What did that tell you about your aspirations to get back to racing again?
I was happy, because I felt fine. I wanted to be back on the bike and it didn’t feel weird, which is what I had been worried about. I slowly built into it as far as riding went, and instead concentrated on rehab and training and building up my back and overall strength again. From that aspect, I was confident, and felt that I could be fine. I just knew that when I started to ride more, I just had to be easy and careful with it.
When was your first race back?
A few weeks before the first round of the 2018 MX Nationals, I went down to Maffra in Victoria and raced a local event. To be honest, that first race absolutely sucked. I was so nervous off the start and did not want to go near anyone on the track. But still, it was a race, and once I got that first one out of the way, I felt fine and knew that I could get back to normal again and go racing, properly.
The 2018 MX Nationals were a mixed bag for you, finishing seventh overall in MX2 and even winning a few races and taking two round wins, but there were some lows as well.
Sure, winning at Wonthaggi, Vic, and Coolum, Qld, was awesome, but Round 8 at Raymond Terrace, NSW, was a shocker. I had a mechanical issue one race, and made an error on the downhill and hit a water barrier in the second race of the back-to-back motos, and that crash cost me the entire round. So we had some issues through the series, but the good races were the ones we took out of last season.
And then when the season moved into Australian Supercross. Were you hesitant after what had happened the year before at Bacchus Marsh?
Supercross sure was nerve-wracking. I could train and practice fine (on a supercross track), but at the races I would just get so nervous. At every race, it felt like I couldn’t push and that was annoying. I’d had a feeling that it would happen, which made me hesitant, despite how much I tried not to be. I finished 11th in the 2018 SX2 Championship.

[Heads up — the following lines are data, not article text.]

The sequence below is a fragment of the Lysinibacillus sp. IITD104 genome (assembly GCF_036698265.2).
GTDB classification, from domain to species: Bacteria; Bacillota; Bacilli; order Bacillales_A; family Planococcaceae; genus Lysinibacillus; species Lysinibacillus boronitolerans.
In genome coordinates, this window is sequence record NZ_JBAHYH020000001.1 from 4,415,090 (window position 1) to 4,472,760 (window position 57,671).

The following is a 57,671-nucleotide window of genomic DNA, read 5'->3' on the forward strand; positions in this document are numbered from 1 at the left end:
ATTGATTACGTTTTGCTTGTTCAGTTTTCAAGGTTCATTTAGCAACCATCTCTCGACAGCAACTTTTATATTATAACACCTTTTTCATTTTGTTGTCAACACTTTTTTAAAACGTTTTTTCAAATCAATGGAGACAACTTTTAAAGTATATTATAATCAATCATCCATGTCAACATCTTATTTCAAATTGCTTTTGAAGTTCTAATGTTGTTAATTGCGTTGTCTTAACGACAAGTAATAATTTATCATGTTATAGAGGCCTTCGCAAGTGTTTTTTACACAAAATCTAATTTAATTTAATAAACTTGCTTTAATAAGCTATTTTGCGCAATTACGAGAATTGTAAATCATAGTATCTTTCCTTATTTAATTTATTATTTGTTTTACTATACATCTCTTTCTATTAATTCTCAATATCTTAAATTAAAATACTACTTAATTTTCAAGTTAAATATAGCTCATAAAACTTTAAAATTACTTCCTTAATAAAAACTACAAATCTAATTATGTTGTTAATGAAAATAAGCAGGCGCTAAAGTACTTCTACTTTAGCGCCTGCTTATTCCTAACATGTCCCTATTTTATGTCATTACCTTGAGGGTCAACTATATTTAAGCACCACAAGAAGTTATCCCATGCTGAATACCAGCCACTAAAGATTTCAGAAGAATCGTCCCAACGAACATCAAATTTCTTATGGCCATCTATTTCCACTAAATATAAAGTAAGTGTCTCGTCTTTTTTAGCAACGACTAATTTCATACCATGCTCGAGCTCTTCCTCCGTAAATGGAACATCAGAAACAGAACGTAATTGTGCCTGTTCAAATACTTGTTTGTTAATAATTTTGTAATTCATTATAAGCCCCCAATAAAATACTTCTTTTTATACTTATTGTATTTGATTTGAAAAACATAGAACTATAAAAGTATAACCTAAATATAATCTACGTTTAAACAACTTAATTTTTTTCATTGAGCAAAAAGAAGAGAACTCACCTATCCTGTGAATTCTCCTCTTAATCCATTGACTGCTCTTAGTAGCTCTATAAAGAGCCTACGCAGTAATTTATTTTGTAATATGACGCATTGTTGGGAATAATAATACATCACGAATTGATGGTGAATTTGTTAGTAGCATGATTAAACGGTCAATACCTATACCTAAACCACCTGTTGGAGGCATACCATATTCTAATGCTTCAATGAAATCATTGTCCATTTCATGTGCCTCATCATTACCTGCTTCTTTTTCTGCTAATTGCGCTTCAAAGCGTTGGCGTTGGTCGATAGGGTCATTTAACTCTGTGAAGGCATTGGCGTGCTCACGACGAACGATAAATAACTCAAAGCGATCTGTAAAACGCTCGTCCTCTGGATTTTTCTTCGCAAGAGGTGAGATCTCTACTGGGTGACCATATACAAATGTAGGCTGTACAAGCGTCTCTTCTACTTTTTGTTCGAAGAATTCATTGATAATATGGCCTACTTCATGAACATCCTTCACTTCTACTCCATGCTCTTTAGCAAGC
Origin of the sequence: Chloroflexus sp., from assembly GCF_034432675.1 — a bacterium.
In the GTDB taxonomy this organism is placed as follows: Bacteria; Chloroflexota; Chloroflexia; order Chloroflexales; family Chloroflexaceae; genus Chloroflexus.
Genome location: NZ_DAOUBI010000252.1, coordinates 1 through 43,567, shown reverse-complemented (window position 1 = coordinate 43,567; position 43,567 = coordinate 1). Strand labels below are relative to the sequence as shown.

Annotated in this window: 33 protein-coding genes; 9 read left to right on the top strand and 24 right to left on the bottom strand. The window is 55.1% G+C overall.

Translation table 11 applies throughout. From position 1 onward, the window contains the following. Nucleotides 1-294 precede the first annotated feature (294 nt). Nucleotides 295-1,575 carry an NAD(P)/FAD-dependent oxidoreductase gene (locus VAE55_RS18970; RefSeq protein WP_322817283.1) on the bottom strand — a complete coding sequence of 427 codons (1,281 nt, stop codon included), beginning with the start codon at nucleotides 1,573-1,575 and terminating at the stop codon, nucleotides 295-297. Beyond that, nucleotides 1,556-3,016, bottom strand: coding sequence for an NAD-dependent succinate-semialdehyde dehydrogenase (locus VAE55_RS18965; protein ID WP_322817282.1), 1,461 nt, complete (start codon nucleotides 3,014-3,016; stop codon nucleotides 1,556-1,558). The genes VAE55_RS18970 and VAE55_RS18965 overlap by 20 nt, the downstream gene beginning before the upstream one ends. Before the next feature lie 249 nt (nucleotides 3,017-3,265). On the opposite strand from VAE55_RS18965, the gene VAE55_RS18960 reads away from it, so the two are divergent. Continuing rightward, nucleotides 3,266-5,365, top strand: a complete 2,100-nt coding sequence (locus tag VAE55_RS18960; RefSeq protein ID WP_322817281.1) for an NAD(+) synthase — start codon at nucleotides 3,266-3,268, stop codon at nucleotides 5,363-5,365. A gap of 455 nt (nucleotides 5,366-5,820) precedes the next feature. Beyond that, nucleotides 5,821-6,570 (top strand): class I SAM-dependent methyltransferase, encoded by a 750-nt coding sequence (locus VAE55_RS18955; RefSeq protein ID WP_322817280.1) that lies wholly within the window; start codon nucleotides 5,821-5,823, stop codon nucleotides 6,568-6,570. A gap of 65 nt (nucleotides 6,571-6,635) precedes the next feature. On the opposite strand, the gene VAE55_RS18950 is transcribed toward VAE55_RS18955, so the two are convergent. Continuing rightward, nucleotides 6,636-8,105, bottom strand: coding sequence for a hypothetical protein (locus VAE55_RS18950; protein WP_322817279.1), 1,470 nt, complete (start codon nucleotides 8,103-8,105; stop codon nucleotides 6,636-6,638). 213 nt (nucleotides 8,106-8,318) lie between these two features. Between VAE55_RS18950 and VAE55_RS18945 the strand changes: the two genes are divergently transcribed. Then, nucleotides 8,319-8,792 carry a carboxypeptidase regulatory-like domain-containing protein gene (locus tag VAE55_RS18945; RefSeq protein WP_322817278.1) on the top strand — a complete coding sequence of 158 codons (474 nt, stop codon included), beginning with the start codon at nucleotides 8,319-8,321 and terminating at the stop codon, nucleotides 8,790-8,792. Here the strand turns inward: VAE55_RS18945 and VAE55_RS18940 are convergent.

Did you have those apprehensions when racing motocross?
No, not really. Just occasionally, when I would get into a close battle with somebody and I wouldn’t push as hard as I could. That was last year though. This year, I feel like I have gotten over that.
Recent MX Nationals results would certainly support that comment.
Thanks, but the first two rounds of MX Nationals this year were not ideal. At Appin, NSW, I got fully stuck in the mud, and then at then at Round 2 at Wonthaggi, Vic, we had a bike issue, caused by the mud again. But since then, the championship has been good and we’ve got things back on track. Since then, my moto scores have been top two in the last eight races and we’ve jumped to second in the championship, so now I’m concentrating on finishing it off strong through the back half of the championship.
This is your fourth year with the Penrite Pirelli CRF Honda Racing team. That’s a long-term relationship.
Sure, because I really like the whole team atmosphere and like working with Mark [Luksich] and Mick [Lillis] and my new mechanic Craig [Bolton] this year. Having Craig onboard full-time is a massive boost to the program and we have a great working relationship going on and work well together. We started the year racing a couple of rounds of the New Zealand Motocross Championship, which Mark and the team made possible, which was another massive boost to preparations for this year.
Where does last week’s Murray Bridge double-header rounds win rank in your career achievements?
It’s by far the best moment. I could not believe how good it felt to do that and win two days in a row. The MX2 field is so stacked again this year and every rider brings their A-game to the track for every round, so the competition is fierce.
There’s a few weeks break now in the MX Nationals calendar. Do you get a breather?
I’ve had the week off straight after Murray Bridge, which felt great. Even Stephen Gall, who I work with for training, said to take a break, so that’s what I’ve done and I’ve been guarding the couch again. But now we’re off to WA to race Manjimup 15,000 and crack out a 450. It will also be a good chance to catch up with my family over there, and then I’ll be back east and into the MX Nationals in June.
What’s the plan for maintaining your recent form into the sharp end of the MX Nationals series?
It’s like a second championship will start all over again when we get back into the MX Nationals. So my plan is to keep doing what I have been doing and stick to my riding and training schedule. I’ve got a pretty close group of people around me for riding and training and I don’t see any need to change that.
Finally, what are your goals and ambitions for 2020 and beyond?
I really want to try and win an MX2 Championship and then that will determine what happens next year or the following year. Sure, I would love to race a 450, but I’m not rushing it. Winning an MX2 Championship is the goal for now.